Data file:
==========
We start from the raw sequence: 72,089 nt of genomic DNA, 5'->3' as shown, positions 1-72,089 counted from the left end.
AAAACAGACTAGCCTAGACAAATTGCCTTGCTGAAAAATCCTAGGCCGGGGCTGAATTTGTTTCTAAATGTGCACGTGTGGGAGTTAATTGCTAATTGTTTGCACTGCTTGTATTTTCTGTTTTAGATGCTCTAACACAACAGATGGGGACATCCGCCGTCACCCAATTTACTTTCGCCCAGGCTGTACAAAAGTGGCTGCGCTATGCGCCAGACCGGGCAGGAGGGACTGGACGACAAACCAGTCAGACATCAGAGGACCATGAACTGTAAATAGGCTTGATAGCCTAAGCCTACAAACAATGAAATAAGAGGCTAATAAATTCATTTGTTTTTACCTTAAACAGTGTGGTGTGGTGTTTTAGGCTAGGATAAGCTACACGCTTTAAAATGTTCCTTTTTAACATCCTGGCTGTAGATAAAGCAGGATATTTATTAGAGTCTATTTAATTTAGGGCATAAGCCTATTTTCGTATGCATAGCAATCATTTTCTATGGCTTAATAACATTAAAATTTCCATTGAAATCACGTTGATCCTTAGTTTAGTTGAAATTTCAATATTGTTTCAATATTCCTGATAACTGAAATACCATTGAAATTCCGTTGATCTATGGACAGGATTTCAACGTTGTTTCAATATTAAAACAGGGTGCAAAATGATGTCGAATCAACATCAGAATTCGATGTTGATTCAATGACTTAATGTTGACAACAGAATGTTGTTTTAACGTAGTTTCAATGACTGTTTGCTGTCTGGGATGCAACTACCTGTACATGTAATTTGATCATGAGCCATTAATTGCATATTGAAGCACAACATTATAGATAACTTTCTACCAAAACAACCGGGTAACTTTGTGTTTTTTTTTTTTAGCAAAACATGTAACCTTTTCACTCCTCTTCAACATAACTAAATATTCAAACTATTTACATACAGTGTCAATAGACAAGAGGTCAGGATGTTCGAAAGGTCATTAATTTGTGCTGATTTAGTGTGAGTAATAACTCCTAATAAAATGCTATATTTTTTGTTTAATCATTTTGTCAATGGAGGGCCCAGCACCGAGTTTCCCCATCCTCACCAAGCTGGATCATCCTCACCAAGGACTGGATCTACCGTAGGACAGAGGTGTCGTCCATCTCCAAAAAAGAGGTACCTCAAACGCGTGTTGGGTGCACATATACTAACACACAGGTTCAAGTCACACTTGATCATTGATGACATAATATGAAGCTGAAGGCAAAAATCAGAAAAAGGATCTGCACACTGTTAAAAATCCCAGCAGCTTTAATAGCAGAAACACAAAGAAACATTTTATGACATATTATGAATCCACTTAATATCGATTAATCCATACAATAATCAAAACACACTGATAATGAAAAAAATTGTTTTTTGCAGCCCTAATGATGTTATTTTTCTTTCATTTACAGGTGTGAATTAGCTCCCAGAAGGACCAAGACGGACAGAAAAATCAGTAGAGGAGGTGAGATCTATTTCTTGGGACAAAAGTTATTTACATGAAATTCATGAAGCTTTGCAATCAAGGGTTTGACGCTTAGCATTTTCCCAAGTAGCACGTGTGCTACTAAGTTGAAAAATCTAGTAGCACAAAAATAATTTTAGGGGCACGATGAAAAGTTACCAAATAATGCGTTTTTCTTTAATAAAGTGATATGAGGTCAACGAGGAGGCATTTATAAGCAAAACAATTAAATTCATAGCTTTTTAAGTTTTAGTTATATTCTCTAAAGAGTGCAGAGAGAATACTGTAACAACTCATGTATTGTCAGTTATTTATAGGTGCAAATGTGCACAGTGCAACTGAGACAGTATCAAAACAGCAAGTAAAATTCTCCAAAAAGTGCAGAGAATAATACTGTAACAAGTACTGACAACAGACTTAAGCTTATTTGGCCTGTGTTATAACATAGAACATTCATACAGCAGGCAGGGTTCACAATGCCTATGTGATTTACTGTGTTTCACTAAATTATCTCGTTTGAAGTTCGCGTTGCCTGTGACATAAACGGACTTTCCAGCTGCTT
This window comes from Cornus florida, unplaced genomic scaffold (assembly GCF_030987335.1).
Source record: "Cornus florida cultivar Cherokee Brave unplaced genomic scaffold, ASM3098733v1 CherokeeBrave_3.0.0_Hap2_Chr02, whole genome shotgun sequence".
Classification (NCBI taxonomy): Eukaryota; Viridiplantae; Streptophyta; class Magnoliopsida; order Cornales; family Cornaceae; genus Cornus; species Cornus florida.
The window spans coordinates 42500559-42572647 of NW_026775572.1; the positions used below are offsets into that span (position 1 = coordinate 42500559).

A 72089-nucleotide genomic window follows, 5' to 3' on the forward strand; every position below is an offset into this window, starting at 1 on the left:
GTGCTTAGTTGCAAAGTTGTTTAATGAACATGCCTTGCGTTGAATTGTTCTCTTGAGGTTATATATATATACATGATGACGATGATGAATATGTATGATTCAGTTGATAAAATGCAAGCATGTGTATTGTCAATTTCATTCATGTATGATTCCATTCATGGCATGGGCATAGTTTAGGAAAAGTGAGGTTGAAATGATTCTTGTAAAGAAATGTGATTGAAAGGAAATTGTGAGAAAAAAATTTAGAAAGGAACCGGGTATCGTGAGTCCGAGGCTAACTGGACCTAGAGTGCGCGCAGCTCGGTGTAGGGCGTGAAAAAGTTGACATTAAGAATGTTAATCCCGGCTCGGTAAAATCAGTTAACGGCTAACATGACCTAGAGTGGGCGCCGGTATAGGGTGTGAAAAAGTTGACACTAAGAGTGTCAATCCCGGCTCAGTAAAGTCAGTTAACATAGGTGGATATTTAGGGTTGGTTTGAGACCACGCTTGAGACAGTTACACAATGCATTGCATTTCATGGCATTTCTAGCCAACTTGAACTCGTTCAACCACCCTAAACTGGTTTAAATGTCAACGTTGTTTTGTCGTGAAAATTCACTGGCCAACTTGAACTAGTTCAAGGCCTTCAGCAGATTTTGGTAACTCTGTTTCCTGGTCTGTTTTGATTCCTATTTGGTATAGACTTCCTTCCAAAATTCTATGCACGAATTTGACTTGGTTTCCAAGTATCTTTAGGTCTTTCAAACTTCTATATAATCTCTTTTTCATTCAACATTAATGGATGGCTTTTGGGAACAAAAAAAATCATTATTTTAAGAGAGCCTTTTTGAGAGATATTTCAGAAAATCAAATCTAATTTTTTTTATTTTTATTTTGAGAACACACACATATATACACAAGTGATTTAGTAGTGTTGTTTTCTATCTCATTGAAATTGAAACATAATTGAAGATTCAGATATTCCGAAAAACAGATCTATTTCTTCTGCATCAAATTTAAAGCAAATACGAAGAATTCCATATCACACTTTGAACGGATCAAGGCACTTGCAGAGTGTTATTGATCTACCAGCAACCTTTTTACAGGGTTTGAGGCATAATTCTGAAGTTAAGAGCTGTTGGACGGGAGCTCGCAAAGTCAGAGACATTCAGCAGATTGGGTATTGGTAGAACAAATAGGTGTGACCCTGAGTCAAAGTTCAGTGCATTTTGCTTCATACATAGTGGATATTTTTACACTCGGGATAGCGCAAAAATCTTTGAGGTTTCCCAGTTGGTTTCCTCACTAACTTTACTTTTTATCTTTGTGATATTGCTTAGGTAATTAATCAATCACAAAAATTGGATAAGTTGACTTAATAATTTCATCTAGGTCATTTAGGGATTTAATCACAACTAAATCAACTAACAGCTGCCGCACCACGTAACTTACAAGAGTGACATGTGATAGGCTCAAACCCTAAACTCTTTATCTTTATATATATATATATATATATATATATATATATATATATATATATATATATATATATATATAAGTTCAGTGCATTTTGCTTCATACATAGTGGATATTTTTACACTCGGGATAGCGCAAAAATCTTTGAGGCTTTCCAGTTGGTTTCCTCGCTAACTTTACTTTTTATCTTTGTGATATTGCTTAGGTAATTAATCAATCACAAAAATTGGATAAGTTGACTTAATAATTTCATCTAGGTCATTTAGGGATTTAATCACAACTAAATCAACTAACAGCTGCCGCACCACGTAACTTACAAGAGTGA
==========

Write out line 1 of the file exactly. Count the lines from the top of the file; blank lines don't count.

We start from the raw sequence: 72,089 nt of genomic DNA, 5'->3' as shown, positions 1-72,089 counted from the left end.